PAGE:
On appeal from Superior Court of New Jersey, Law Division, Union County.
Before Judges Muir, Jr., D'Annunzio and Eichen
The opinion of the court was delivered by D'ANNUNZIO, J.A.D.
The issue is whether the trial court erred in applying a New York statute governing the liability of a vehicle owner, rather than New Jersey's common law rule.
This is an automobile personal injury negligence action by a New Jersey resident who was struck in Elizabeth, New Jersey, by an automobile registered in New York and operated by a Florida resident. Defendant Dollar Systems, Inc. (Dollar) owned the vehicle. It is a Delaware corporation, but its principal place of business is in New York. The driver, defendant Cedeno, rented the vehicle from Dollar at Newark airport.
Under New Jersey common law, the owner of a motor vehicle is not liable for the negligence of the operator of the vehicle, unless the operator is acting as the owner's agent or employee. Doran v. Thomsen, 76 N.J.L. 754, 71 A. 296 (E & A 1908); Maurer v. Brown, 106 N.J.L. 284, 149 A. 336 (Sup. Ct. 1930); see Harvey v. Craw, 110 N.J. Super. 68, 264 A.2d 448 (App. Div. 1970). The New York rule is different. A statute imposes liability on owners. It provides:
1. Every owner of a vehicle used or operated in this state shall be liable and responsible for death or injuries to person or property resulting from negligence in the use or operation of such vehicle, in the business of such owner or otherwise, by any person using or operating the same with the permission, express or implied, of such owner.
[N.Y. Vehicle and Traffic Law § 388 (McKinney 1986)(hereafter § 388).]
In Fried v. Seippel, 80 N.Y.2d 32, 587 N.Y.S.2d 247, 599 N.E.2d 651 (N.Y. 1992), the Court of Appeals noted that § 388 is designed to protect the innocent victims of automobile accidents by "assuring that there will be a financially responsible party who is available to answer in damages." Id. at 251. The Court reasoned that the legislative scheme requiring owners of registered vehicles to procure insurance to cover the liability that § 388 creates, evinces an intent to extend liability to vehicles "registered, used, operated or intended for use within [New York]." Id. at 250. Moreover, as the New York Law Revision Commission stated, another purpose of § 388 is "to discourage owners from lending their vehicles to incompetent or irresponsible drivers." Report of the New York Law Revision Commission at 593 (1958).
Consistent with those objectives, § 388 has been applied extraterritorially, although on facts distinguishable from the present case. See Farber v. Smolack, 20 N.Y.2d 198, 282 N.Y.S.2d 248, 251, 229 N.E.2d 36 (N.Y. 1967)(holding § 388 has extraterritorial effect in spite of the statute's apparent restriction to operation of a motor vehicle "in this state"); Sentry Ins. Co. v. Amsel, 36 N.Y.2d 291, 367 N.Y.S.2d 480, 483, 327 N.E.2d 635 (N.Y. 1975)("The legislative history of section 388 . . . indicates that the Legislature intended to enlarge the vehicle owner's vicarious liability and not to draw the line at the border."); Johnson v. Hertz Corp., 315 F. Supp. 302 (S.D.N.Y. 1970)(applying the statute when the operator of a vehicle which had been rented in New York injured a Massachusetts resident in New Jersey). The courts have also held that nonresidents can maintain claims under § 388, noting that New York's concern is primarily with regulating the conduct of its resident car owners regardless of whom their tortious conduct victimizes. See Vasquez v. Christian Herald Ass'n, 186 A.D.2d 467, 588 N.Y.S.2d 291, 292 (A.D. 1992)(holding § 388 applicable to Ohio resident injured by New York resident in Pennsylvania); Klippel v. U-Haul Co. of Northeastern Michigan, 759 F.2d 1176, 1180 (4th Cir. 1985)(Under § 388, "the innocent victim class is not limited to New Yorkers, but there must be a connection between the vehicle and its owner on the one hand and the state of New York.").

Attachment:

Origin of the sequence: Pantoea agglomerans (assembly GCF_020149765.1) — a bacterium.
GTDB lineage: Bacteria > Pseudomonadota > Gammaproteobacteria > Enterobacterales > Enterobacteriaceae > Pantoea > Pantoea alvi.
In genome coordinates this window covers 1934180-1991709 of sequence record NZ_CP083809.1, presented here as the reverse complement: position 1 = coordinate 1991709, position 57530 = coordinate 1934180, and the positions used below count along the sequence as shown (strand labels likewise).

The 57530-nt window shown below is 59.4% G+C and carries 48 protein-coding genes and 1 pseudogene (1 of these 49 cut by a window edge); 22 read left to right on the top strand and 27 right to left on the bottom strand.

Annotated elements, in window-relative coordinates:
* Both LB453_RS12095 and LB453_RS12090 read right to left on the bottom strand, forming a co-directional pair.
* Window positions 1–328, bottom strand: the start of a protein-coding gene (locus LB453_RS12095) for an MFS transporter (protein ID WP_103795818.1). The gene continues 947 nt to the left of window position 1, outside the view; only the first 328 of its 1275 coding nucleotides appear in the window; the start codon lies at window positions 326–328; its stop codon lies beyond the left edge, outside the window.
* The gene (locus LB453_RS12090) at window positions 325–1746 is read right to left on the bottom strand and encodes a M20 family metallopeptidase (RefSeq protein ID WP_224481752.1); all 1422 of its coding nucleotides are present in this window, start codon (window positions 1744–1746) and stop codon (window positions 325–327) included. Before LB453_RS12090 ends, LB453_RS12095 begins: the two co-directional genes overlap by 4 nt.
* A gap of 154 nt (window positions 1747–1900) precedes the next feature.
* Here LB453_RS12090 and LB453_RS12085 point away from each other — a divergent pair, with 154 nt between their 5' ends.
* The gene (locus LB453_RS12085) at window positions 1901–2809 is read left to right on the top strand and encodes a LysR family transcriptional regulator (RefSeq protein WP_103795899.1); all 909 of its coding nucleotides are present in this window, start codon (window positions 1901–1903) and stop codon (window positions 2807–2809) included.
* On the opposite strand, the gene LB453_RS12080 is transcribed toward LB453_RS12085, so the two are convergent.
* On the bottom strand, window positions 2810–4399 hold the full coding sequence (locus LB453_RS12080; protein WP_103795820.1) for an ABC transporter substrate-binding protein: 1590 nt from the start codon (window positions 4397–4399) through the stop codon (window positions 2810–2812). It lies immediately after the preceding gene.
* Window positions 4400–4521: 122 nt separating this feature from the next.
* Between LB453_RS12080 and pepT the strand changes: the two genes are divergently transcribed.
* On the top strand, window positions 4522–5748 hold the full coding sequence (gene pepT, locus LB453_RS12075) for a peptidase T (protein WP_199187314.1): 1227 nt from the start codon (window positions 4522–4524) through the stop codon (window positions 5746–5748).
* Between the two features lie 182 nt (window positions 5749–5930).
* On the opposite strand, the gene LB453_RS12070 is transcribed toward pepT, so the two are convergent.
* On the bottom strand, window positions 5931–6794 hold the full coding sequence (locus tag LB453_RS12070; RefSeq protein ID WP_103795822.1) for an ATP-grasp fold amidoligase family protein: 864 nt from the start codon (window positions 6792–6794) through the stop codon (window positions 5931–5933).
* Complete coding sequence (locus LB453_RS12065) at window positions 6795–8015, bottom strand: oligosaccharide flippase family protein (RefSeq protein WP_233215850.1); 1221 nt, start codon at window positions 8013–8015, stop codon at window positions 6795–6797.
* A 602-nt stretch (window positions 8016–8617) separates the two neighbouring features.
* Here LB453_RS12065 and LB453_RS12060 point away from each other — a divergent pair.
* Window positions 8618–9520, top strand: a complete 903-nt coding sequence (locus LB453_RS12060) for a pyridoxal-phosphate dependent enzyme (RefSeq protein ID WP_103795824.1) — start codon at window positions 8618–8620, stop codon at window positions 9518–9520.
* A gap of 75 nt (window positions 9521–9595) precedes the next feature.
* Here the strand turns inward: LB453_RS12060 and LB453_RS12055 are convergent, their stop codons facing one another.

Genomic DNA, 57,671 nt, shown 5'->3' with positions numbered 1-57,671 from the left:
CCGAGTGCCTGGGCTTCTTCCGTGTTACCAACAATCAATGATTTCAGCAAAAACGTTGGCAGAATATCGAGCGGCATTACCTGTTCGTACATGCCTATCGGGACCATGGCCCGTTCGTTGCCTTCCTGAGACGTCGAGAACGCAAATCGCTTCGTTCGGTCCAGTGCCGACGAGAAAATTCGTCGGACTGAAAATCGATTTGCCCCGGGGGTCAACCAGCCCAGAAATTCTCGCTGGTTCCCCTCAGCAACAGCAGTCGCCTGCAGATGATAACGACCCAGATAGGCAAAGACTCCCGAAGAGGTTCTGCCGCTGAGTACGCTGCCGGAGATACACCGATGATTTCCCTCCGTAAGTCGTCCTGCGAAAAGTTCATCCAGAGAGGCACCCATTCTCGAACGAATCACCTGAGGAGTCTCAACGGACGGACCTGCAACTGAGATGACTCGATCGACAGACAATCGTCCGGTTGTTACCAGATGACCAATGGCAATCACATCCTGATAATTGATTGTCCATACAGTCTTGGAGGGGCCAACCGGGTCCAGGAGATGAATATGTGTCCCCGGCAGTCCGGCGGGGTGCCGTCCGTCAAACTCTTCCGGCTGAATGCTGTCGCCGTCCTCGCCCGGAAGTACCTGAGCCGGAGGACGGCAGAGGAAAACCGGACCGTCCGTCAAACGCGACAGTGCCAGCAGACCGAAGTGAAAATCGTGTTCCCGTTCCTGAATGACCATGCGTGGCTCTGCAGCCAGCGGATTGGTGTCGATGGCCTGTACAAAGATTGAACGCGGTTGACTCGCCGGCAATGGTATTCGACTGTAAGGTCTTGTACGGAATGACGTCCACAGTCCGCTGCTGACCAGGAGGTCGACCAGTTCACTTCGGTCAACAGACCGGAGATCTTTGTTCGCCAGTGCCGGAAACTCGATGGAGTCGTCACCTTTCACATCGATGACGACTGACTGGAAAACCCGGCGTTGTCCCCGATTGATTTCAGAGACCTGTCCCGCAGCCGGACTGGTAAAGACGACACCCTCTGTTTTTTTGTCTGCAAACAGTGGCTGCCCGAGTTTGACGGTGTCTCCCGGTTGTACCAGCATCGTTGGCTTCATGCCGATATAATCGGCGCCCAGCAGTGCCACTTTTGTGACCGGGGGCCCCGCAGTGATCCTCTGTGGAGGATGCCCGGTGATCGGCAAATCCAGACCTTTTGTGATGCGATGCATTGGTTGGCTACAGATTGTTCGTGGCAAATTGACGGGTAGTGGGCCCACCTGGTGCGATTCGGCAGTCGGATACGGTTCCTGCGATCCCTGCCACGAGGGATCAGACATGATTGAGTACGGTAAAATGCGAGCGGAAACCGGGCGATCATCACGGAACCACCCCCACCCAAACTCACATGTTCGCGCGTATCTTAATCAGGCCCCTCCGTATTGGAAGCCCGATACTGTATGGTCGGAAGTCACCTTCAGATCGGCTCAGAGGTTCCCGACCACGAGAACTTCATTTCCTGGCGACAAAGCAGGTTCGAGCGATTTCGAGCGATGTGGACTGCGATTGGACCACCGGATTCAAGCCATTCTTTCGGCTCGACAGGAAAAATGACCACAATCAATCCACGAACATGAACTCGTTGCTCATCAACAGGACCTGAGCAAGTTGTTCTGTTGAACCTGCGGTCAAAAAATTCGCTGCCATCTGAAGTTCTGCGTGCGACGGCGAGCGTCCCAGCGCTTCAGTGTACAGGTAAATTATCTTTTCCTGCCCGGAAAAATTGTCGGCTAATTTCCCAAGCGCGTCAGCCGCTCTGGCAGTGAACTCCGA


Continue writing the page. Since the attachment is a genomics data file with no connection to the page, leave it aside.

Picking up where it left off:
In the present case, against this background, the trial court determined that § 388 applied and, therefore, defendant Dollar was vicariously liable for Cedeno's negligence. Haggerty v. Cedeno, 267 N.J. Super. 114, 630 A.2d 848 (Law Div. 1993). Dollar appeals.
We affirm substantially for the reasons expressed by Judge Menza in his comprehensive opinion. We add the following comments to sharpen the applicable choice of law analysis and to eliminate one element of the trial court's rationale.
In Veazey v. Doremus, 103 N.J. 244, 510 A.2d 1187 (1986), our Supreme Court applied Florida's interspousal tort immunity to bar a New Jersey action between Florida residents, husband and wife, arising out of a collision which occurred in New Jersey. The Court explained the framework within which choice of law issues are to be decided:
In tort cases, New Jersey has rejected the rule for determining choice of law based on the place where the wrong occurred, sometimes described as lex loci delicti. E.g., Pfau v. Trent Aluminum Co., 55 N.J. 511, 514-15, 263 A.2d 129 (1970); Mellk v. Sarahson, 49 N.J. 226, 228-29, 229 A.2d 625 (1967). Although that rule had the virtue of certainty and predictability, its mechanical application often led to unjust results. Mellk v. Sarahson, supra, 49 N.J. at 228-29. Consequently, we have adopted the more flexible governmental-interest analysis in choice-of-law decisions. E.g., State Farm Mut. Auto. Ins. Co. v. Estate ...